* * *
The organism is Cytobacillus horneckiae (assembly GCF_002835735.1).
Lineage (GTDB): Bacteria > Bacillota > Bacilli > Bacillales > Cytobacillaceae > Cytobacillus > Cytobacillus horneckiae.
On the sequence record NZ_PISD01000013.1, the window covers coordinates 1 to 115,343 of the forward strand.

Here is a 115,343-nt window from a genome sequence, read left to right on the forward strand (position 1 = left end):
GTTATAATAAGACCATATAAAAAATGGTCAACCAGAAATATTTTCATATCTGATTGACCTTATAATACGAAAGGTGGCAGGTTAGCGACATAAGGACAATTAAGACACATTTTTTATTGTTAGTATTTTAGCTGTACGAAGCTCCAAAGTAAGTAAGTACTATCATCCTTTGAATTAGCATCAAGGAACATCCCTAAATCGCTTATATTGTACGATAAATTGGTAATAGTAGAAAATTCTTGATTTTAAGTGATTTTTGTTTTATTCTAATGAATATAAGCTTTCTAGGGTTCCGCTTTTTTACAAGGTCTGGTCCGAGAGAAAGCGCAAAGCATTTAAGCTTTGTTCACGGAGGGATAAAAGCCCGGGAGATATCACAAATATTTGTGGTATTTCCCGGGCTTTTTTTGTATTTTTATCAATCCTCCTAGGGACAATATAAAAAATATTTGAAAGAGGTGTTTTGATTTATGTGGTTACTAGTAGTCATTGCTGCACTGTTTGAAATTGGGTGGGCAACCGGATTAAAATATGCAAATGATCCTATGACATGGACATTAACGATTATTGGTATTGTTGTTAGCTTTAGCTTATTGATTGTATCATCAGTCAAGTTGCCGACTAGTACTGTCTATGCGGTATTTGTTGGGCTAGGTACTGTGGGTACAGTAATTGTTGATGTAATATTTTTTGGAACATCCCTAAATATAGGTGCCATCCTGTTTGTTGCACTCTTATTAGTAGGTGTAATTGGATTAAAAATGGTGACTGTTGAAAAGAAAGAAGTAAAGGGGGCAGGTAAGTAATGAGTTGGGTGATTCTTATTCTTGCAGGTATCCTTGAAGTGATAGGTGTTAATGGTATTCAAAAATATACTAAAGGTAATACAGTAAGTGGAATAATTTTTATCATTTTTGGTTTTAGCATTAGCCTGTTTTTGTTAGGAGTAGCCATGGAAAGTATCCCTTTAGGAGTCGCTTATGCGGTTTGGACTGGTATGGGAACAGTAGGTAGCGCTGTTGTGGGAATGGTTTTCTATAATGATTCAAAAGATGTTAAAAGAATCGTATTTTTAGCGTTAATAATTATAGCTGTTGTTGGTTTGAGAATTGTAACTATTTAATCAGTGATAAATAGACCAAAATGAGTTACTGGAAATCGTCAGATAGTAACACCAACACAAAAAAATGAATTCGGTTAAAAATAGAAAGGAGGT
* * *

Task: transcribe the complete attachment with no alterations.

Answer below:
The organism is Cytobacillus horneckiae (assembly GCF_002835735.1).
Lineage (GTDB): Bacteria > Bacillota > Bacilli > Bacillales > Cytobacillaceae > Cytobacillus > Cytobacillus horneckiae.
On the sequence record NZ_PISD01000013.1, the window covers coordinates 1 to 115,343 of the forward strand.

Here is a 115,343-nt window from a genome sequence, read left to right on the forward strand (position 1 = left end):
GTTATAATAAGACCATATAAAAAATGGTCAACCAGAAATATTTTCATATCTGATTGACCTTATAATACGAAAGGTGGCAGGTTAGCGACATAAGGACAATTAAGACACATTTTTTATTGTTAGTATTTTAGCTGTACGAAGCTCCAAAGTAAGTAAGTACTATCATCCTTTGAATTAGCATCAAGGAACATCCCTAAATCGCTTATATTGTACGATAAATTGGTAATAGTAGAAAATTCTTGATTTTAAGTGATTTTTGTTTTATTCTAATGAATATAAGCTTTCTAGGGTTCCGCTTTTTTACAAGGTCTGGTCCGAGAGAAAGCGCAAAGCATTTAAGCTTTGTTCACGGAGGGATAAAAGCCCGGGAGATATCACAAATATTTGTGGTATTTCCCGGGCTTTTTTTGTATTTTTATCAATCCTCCTAGGGACAATATAAAAAATATTTGAAAGAGGTGTTTTGATTTATGTGGTTACTAGTAGTCATTGCTGCACTGTTTGAAATTGGGTGGGCAACCGGATTAAAATATGCAAATGATCCTATGACATGGACATTAACGATTATTGGTATTGTTGTTAGCTTTAGCTTATTGATTGTATCATCAGTCAAGTTGCCGACTAGTACTGTCTATGCGGTATTTGTTGGGCTAGGTACTGTGGGTACAGTAATTGTTGATGTAATATTTTTTGGAACATCCCTAAATATAGGTGCCATCCTGTTTGTTGCACTCTTATTAGTAGGTGTAATTGGATTAAAAATGGTGACTGTTGAAAAGAAAGAAGTAAAGGGGGCAGGTAAGTAATGAGTTGGGTGATTCTTATTCTTGCAGGTATCCTTGAAGTGATAGGTGTTAATGGTATTCAAAAATATACTAAAGGTAATACAGTAAGTGGAATAATTTTTATCATTTTTGGTTTTAGCATTAGCCTGTTTTTGTTAGGAGTAGCCATGGAAAGTATCCCTTTAGGAGTCGCTTATGCGGTTTGGACTGGTATGGGAACAGTAGGTAGCGCTGTTGTGGGAATGGTTTTCTATAATGATTCAAAAGATGTTAAAAGAATCGTATTTTTAGCGTTAATAATTATAGCTGTTGTTGGTTTGAGAATTGTAACTATTTAATCAGTGATAAATAGACCAAAATGAGTTACTGGAAATCGTCAGATAGTAACACCAACACAAAAAAATGAATTCGGTTAAAAATAGAAAGGAGGT